Six community members completed a family mentoring training program, which Allan Morphett facilitated. Nine began the training in September and six finished this month.

The Rotary Club of Idyllwild paid for all training materials. The non-profit organization Family Promise ( developed the training course which is designed to train mentors to assist economically vulnerable families. Mentors work with families one-on-one to meet goals which the family members select for themselves. These include helping them to develop life skills, connect with community resources, improve their housing and employment situations and to help them find ways to better support and nurture their children.

The idea for the training grew out of community meetings held to consider a spate of anti-Semitic hate crimes that occurred in 2010. Out of those meetings two groups formed: one for family mentoring and the other to produce and offer a free film series to the community dealing with issues of diversity.

As part of the training, mentors are instructed to develop trusting relationships with their mentees, and to do so in an atmosphere of respect and non-judgment for their mentees and the difficulties they face. Mentors try to help families overcome challenges and disappointments exacerbated by the current economic downturn, and to celebrate successes.

Mentoring Director and key organizer Morphett will offer a presentation to the Rotary Club in January and subsequently to other service groups and churches in the community in order to familiarize these groups with the program and the availability of trained mentors. Service groups, churches, camps and other organizations who are aware of community members who might need assistance, can provide referrals to Morphett and his group. Mentors serve voluntarily without compensation and generally have backgrounds that help equip them to counsel. All either are or will be Live Scanned prior to service.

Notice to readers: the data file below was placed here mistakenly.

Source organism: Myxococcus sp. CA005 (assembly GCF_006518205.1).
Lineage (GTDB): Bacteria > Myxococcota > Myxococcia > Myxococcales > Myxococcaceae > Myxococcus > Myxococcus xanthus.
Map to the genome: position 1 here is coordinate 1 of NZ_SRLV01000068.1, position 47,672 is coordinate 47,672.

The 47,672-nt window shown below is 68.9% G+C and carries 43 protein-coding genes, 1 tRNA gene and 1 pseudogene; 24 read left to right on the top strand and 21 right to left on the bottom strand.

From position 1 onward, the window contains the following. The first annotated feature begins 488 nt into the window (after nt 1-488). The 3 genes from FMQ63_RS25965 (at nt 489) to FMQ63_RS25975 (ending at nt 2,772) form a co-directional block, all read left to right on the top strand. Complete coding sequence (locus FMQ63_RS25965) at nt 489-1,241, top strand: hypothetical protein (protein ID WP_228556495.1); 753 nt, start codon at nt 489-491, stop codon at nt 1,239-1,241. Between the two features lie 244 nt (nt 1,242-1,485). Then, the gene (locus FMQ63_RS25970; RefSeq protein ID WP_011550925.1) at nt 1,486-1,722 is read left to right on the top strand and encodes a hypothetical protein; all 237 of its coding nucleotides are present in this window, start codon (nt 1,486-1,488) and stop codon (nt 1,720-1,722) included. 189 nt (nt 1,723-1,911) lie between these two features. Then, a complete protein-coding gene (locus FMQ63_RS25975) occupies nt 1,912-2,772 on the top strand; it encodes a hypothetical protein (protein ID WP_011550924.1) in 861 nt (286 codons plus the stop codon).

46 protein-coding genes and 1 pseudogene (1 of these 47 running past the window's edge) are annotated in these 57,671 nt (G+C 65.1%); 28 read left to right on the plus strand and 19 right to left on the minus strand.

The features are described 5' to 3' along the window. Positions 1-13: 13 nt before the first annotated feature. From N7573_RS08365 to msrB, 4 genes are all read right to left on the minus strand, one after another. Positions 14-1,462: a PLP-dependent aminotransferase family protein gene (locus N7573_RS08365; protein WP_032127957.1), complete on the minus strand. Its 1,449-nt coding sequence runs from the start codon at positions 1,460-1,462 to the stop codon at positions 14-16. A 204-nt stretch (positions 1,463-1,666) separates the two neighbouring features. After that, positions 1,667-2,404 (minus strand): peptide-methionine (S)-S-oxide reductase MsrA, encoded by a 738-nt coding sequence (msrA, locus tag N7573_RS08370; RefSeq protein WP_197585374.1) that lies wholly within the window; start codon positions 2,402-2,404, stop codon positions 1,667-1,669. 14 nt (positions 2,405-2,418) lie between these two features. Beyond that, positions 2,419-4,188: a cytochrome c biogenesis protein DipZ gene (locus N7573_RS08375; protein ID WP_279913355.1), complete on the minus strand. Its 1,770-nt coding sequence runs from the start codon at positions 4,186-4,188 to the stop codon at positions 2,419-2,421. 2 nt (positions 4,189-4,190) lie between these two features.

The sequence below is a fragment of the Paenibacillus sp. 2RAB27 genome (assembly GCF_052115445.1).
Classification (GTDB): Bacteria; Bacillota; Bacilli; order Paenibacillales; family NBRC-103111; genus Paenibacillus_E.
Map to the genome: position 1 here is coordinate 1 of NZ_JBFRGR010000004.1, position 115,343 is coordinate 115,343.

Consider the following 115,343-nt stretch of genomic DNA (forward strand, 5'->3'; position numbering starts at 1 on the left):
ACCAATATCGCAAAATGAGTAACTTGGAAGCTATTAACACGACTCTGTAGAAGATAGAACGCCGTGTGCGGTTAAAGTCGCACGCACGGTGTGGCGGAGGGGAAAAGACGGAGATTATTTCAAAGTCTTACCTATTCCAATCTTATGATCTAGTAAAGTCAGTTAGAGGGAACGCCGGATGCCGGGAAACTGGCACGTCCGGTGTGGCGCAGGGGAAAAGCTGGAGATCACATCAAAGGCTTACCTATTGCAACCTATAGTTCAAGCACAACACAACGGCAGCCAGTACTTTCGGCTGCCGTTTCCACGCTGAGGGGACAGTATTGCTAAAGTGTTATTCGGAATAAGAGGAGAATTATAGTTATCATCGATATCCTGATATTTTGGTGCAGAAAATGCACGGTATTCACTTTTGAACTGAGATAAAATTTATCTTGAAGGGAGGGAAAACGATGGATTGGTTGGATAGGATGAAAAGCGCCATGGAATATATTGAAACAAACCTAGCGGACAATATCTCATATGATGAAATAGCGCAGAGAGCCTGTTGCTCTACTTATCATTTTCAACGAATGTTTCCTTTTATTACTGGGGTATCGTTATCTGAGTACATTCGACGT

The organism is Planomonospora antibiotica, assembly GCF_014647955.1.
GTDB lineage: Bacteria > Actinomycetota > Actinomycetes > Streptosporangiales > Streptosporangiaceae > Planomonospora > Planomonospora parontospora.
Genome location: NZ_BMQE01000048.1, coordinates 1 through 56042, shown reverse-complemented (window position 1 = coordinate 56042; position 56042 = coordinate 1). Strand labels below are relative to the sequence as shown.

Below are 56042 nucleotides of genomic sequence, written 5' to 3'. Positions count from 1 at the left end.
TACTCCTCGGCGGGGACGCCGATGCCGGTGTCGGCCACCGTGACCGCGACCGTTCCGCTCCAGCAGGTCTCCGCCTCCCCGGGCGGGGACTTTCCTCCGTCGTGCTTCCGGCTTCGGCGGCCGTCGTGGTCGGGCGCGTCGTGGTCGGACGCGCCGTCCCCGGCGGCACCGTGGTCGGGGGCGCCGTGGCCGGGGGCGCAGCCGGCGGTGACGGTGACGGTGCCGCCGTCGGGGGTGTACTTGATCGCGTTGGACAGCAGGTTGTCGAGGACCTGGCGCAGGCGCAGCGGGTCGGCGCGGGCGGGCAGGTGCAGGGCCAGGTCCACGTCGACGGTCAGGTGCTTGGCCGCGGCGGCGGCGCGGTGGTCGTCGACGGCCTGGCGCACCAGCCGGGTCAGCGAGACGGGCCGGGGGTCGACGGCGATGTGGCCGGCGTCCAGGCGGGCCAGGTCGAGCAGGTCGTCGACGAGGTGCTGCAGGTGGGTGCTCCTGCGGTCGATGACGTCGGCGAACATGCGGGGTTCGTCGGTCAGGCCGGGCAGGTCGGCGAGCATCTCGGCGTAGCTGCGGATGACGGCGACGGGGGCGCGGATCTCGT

Specifically, mentors are trained to offer practical and emotional support by helping mentees recognize and appreciate the family’s or individual’s unique strengths; define and set goals and action steps; encourage family members or individuals to take action toward their goals; review progress regularly; provide a link to the larger community by identifying and locating community resources and to celebrate each achievement along the way. Mentors are expected to stay with the process with their mentees for at minimum a year. Anyone interested in more information about the program can contact Morphett at [email protected] or by phone at (951) 659-8236.

Those who completed the first training are Wally Boer, Trischa Clark, Tim Price, Sallie Price, Reba Coulter and Marshall Smith.